Films inspire researcher’s work on futuristic computer displays
As a teenager in 1990s war-torn Kosovo, Alban Rrustemi loved a good crime film – especially one with computing gadgets.
Growing up in a community in Kosovo with limited access to computers, Alban Rrustemi says he was “intrigued by films where the police could look up anybody in a database to find out who they are and what they do. I kept thinking, ‘Somebody would have to feed all of that information into the computer somehow – and that’s not really feasible.’”
But as the Internet revolution began sweeping across Eastern Europe a few years later, Rrustemi’s scepticism turned to elation. “I realised that ‘somebody’ doesn’t have to be just one person,” he says. “A whole community of Internet users could contribute to this ever-growing pool of knowledge for everyone’s use.”
Rrustemi’s fascination with the power of technology to promote and facilitate the flow of information eventually landed him at the University of Cambridge in the UK, one of the world’s leading research universities. A Microsoft Research PhD Scholarship not only provided financial support for his doctoral studies, but it also allowed him to work with leading researchers in the area of display and sensor network technologies.
"Without the Microsoft scholarship, it would have been extremely difficult for me to do this exciting work."
While earning his doctorate, Rrustemi also was selected for an internship at the Microsoft Research laboratory in Cambridge. “It was obvious from the outset that Alban had a true aptitude and passion for technology that should be nurtured,” says Steve Hodges, manager of the Sensors and Devices Group at Microsoft Research Cambridge.
How people interact
As an intern, Rrustemi worked closely with Microsoft researchers on several projects involving technologies that influence how people interact with computing devices. One of his most memorable experiences was contributing to a research paper on the development of ThinSight, an optical sensing system that enables computer users to interact directly with on-screen objects using their fingertips.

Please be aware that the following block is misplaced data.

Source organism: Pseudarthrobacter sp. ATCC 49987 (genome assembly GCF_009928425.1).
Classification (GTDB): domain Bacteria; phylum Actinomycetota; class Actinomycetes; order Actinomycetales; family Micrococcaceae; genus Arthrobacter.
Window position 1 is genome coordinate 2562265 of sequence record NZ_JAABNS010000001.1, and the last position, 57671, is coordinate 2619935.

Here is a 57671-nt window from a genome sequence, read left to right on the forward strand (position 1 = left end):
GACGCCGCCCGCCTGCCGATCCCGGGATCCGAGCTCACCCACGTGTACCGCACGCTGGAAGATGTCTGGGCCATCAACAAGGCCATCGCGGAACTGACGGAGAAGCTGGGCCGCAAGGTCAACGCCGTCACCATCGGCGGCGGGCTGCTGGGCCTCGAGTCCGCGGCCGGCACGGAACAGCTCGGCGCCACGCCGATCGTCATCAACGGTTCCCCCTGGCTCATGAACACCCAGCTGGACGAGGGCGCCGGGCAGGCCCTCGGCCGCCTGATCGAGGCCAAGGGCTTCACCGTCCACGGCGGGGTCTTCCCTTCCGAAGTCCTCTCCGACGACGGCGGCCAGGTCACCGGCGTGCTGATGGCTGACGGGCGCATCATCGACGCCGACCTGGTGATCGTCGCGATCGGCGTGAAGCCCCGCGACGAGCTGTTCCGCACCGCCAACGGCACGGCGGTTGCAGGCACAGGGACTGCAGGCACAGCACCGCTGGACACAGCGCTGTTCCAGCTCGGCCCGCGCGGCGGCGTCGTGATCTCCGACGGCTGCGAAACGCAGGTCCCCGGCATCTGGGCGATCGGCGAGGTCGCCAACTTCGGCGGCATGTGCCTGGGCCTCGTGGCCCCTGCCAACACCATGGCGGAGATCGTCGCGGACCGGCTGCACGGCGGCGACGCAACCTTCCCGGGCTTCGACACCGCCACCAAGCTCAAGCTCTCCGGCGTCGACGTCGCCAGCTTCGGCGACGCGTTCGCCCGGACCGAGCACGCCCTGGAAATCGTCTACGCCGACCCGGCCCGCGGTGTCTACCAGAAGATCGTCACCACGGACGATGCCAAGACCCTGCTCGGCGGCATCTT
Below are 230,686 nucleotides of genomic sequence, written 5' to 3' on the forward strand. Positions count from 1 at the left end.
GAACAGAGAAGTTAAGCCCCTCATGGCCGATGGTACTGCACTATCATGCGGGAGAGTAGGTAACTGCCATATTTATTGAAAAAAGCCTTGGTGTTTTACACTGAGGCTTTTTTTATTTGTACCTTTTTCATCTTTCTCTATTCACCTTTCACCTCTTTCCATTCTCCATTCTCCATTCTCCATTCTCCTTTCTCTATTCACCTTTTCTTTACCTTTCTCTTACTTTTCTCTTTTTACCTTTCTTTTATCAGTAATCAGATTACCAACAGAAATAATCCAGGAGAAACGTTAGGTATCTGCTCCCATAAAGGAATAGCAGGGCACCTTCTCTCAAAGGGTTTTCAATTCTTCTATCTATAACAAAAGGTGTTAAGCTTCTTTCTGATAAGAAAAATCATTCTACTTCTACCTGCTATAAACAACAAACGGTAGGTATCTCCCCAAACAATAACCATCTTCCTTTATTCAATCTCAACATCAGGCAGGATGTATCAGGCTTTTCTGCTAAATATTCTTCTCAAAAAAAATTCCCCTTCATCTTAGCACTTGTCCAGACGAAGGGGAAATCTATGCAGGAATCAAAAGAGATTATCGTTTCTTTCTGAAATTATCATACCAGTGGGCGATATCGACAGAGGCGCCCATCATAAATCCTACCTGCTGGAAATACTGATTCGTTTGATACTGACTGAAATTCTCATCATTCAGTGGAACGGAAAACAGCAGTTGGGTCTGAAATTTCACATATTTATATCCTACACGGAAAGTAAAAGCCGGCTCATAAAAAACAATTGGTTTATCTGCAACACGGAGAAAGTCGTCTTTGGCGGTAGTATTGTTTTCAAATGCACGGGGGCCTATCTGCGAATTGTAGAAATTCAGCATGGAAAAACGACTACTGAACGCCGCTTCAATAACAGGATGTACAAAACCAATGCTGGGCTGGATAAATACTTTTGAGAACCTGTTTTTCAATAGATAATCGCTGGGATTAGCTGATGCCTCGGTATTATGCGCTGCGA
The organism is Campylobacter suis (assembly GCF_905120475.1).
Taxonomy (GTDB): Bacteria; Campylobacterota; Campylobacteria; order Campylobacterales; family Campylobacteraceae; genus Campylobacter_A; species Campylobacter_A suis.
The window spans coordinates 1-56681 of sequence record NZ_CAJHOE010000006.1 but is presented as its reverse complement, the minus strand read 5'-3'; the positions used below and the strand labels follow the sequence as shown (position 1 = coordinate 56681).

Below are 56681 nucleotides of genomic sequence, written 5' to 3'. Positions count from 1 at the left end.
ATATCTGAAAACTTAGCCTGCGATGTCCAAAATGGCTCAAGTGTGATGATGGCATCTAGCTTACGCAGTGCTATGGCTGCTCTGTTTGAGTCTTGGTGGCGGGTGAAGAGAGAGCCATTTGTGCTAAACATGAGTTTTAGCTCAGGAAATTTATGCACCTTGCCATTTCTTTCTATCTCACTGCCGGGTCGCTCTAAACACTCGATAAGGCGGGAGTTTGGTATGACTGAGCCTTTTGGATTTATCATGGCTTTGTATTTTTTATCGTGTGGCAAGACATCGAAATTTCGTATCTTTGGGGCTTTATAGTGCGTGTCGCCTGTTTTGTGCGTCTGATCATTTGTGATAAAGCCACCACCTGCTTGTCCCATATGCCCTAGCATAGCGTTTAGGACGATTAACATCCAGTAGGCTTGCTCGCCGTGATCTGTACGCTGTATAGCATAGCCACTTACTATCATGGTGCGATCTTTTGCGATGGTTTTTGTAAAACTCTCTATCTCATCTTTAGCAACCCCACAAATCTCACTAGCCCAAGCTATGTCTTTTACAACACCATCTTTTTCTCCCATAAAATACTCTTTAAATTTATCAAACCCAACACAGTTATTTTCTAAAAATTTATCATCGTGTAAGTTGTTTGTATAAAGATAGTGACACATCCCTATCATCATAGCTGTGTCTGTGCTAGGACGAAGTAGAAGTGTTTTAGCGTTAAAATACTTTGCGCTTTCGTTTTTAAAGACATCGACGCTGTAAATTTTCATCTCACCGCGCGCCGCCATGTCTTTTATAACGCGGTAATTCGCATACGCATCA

“Without the Microsoft scholarship, it would have been extremely difficult for me to do this exciting work,” he says. “But beyond that, having access to some of the best minds in the world at Microsoft Research gave me tremendous experience and laid the foundation for my whole PhD dissertation.”
Rrustemi’s doctoral thesis presents a novel approach to designing interactive displays with scalable resolution, called computing surfaces, which are assembled using small adjoining display units that respond to touch-based input. Such displays can extend the power and capabilities of technology beyond the confines of a traditional computer monitor and mouse.
“With computing surfaces that are flexible like wallpaper and that respond to touch, there’s no reason why your computer screen can’t be part of your wall or your desk or any other piece of furniture,” says Rrustemi.
“Advertising posters or any other static visual information that you see while walking down the street could be more dynamic and provide richer information.”
After receiving his doctorate in November 2008, Rrustemi was hired as a senior software engineer at a company that develops complex event-processing systems – essentially, tools for managing and analysing patterns of intricate streams of information in real time. He is pleased to be contributing to the development of new technologies that once existed only in movies.
“Access to information is quickly becoming the most powerful means for people to accomplish anything,” says Rrustemi, whose future plans include returning to Kosovo to help improve its educational programmes. “The support I’ve received from Microsoft Research has given me amazing opportunities and freedom to pursue my research goals of bringing information to more people, in more useful ways.”